Both transit pilots in Utah and New York wrestled with that challenge. “Individual transit agencies and financial industry issuers and acquirers/processors would need to develop their own business models to determine the economic viability of this approach in their environments,” the white paper adds. “As the marketplace matures, further development is underway in the financial industry’s approach to micropayments, including the evaluation of several small value payment models such as subscription-based payment, prepaid accounts, post-paid accounts through transaction aggregation, and direct payment processing over the standard payment networks.”
One suggestion from the white paper is for an aggregation system of payment “which identifies repeat transactions that use the same payment instrument (such as a credit card) and aggregates the charges up to a certain value or time to process a smaller number of higher value transactions.
“Some merchants with a high volume of low value transactions are now using aggregation as a technique for reducing the cost of financial payment card acceptance,” the council says. But right now, just “a limited number of third party processors offer aggregation services.”
The council also offers “other approaches that may make micropayment transactions more cost-effective.” These include:
- Subscription-based payment. An up-front payment covers “all you can buy” over a particular period of time.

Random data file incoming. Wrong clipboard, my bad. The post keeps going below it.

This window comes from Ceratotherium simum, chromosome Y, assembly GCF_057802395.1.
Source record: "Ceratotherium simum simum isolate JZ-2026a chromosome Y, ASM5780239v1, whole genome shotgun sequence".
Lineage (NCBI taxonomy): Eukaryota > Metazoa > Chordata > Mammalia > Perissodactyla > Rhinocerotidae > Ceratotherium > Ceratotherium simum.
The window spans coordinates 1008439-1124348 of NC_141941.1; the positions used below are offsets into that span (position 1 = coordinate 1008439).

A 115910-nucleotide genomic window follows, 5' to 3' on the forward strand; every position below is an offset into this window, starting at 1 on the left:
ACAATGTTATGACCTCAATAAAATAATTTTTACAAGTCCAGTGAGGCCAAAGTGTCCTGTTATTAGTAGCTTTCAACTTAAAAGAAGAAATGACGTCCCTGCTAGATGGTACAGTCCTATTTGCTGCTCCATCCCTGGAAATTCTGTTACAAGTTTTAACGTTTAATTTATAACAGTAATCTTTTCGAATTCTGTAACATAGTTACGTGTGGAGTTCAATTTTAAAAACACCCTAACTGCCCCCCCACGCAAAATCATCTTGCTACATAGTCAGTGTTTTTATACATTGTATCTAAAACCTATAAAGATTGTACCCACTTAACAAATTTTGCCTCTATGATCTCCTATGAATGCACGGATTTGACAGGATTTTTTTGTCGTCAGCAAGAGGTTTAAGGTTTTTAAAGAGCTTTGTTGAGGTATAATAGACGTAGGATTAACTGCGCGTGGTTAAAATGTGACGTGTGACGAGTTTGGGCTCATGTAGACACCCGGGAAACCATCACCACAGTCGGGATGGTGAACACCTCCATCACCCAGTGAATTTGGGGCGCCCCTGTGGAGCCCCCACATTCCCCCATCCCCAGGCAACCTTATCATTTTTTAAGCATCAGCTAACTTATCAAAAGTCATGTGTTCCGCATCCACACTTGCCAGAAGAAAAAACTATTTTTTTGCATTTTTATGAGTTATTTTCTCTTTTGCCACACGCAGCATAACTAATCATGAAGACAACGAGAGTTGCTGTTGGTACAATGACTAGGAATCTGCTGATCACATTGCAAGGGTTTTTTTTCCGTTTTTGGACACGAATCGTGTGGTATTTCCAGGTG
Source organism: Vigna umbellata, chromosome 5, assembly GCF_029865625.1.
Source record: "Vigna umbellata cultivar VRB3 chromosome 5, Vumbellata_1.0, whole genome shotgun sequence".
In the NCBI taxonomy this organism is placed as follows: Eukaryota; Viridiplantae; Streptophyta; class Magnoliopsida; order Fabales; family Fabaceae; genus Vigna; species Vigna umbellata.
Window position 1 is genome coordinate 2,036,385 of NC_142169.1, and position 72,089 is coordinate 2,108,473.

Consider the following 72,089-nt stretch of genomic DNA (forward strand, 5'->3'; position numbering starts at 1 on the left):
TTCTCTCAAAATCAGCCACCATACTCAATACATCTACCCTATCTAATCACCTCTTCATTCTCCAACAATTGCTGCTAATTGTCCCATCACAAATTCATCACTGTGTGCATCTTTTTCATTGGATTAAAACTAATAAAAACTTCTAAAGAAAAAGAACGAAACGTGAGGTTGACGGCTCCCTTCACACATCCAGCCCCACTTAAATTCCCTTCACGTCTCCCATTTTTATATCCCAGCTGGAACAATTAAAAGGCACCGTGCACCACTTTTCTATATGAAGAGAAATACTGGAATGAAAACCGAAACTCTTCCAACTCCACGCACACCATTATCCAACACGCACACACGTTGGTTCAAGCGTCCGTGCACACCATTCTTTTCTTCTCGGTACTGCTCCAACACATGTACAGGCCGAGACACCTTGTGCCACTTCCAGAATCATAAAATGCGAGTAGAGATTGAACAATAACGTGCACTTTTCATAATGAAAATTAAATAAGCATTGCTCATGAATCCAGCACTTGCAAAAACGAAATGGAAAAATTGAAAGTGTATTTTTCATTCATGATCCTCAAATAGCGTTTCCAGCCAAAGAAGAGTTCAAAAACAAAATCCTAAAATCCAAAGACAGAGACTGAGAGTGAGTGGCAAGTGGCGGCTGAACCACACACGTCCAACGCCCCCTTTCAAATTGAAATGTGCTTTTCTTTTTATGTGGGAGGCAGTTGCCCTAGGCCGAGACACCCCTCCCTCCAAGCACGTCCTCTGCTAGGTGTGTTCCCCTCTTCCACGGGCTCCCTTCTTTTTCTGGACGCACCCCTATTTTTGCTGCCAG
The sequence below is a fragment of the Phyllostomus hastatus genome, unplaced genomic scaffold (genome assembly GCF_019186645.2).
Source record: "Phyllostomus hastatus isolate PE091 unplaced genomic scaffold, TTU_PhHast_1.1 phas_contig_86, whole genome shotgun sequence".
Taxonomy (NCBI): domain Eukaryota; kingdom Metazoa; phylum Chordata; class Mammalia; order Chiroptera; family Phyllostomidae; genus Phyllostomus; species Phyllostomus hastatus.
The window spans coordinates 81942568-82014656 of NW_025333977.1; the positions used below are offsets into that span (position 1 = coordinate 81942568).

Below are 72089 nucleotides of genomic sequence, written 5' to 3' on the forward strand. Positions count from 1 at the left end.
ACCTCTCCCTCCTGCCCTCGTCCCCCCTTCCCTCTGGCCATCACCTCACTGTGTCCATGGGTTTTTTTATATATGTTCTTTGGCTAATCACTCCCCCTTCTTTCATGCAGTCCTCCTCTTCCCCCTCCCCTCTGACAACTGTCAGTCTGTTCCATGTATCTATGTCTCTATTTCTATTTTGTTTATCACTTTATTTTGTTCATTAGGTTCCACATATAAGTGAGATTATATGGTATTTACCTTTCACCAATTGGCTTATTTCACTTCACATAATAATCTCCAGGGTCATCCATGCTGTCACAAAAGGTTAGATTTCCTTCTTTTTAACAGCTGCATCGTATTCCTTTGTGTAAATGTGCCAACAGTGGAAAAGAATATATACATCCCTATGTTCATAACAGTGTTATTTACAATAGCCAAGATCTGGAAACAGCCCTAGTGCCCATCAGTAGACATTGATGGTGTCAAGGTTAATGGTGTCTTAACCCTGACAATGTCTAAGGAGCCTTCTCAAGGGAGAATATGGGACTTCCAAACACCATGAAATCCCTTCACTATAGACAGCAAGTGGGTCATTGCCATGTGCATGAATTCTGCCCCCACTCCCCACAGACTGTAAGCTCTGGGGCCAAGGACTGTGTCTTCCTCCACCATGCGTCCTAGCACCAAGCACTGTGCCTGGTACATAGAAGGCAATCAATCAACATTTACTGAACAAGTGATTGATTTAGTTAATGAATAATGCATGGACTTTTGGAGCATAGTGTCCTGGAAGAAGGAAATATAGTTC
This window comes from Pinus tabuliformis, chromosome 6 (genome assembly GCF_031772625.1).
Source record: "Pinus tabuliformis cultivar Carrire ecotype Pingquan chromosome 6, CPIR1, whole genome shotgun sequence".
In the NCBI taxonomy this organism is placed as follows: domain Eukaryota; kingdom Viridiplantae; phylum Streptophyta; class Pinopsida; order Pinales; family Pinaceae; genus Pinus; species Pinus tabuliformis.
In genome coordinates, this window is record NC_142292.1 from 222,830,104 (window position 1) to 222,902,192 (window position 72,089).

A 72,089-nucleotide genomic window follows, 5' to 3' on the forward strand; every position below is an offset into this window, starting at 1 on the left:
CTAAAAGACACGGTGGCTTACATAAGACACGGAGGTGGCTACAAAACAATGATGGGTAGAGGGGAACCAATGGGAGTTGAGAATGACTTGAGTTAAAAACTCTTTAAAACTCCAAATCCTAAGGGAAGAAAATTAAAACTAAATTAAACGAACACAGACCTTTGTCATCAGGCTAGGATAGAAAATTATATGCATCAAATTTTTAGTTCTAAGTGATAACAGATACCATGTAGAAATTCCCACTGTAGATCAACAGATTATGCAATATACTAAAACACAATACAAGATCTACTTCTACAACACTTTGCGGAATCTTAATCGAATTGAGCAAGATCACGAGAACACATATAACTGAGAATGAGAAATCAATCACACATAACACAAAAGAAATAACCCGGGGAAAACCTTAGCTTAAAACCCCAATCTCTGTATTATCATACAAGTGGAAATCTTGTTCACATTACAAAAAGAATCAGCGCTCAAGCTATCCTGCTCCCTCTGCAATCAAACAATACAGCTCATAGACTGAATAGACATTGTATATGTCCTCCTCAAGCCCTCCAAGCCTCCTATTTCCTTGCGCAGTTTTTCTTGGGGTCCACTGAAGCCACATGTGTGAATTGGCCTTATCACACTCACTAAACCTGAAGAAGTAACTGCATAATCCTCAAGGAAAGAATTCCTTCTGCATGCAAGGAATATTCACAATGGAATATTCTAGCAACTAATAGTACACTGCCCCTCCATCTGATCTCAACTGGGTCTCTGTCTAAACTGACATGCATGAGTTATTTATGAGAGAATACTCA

- Prepaid account. An up-front payment is stored in a customer account and decremented as purchases are made.
- Postpaid account. Where an authorization is made up-front, transactions are aggregated and later settled when a threshold amount or time-frame is reached.
- Direct payment. Micropayments are billed individually and processed over standard payment networks, at fees (“discount”) negotiated between the merchant and the acquirer/processor.
The financial industry is beginning to pay attention. For example, they’ve already changed the rules that require signatures on small payments–mostly $25 or less. Plus, customers will receive receipts on these transactions only if requested. That one was to comply with Regulation E, but the Federal Reserve recently eliminated that mandate on credit card transactions of $15 or less, making it easier for issuers to get involved in micropayments.
Bottom line, as the white paper notes, is that the U. S. Transit industry produces some “10 billion transactions annually” making it one of the country’s “largest opportunities for micropayments.”
The council report concludes with this comment: “There are obvious challenges ahead in developing business models that leverage common technical standards between the financial payments and transit industries. However, once thought of as disparate industries, there is a clear nexus between them at many levels. In metaphoric terms, the two industries were pursuing payment platforms on parallel, but unconnected tracks; now the switches are being constructed to allow those critical connections to be made which will benefit customers and the markets that support them.”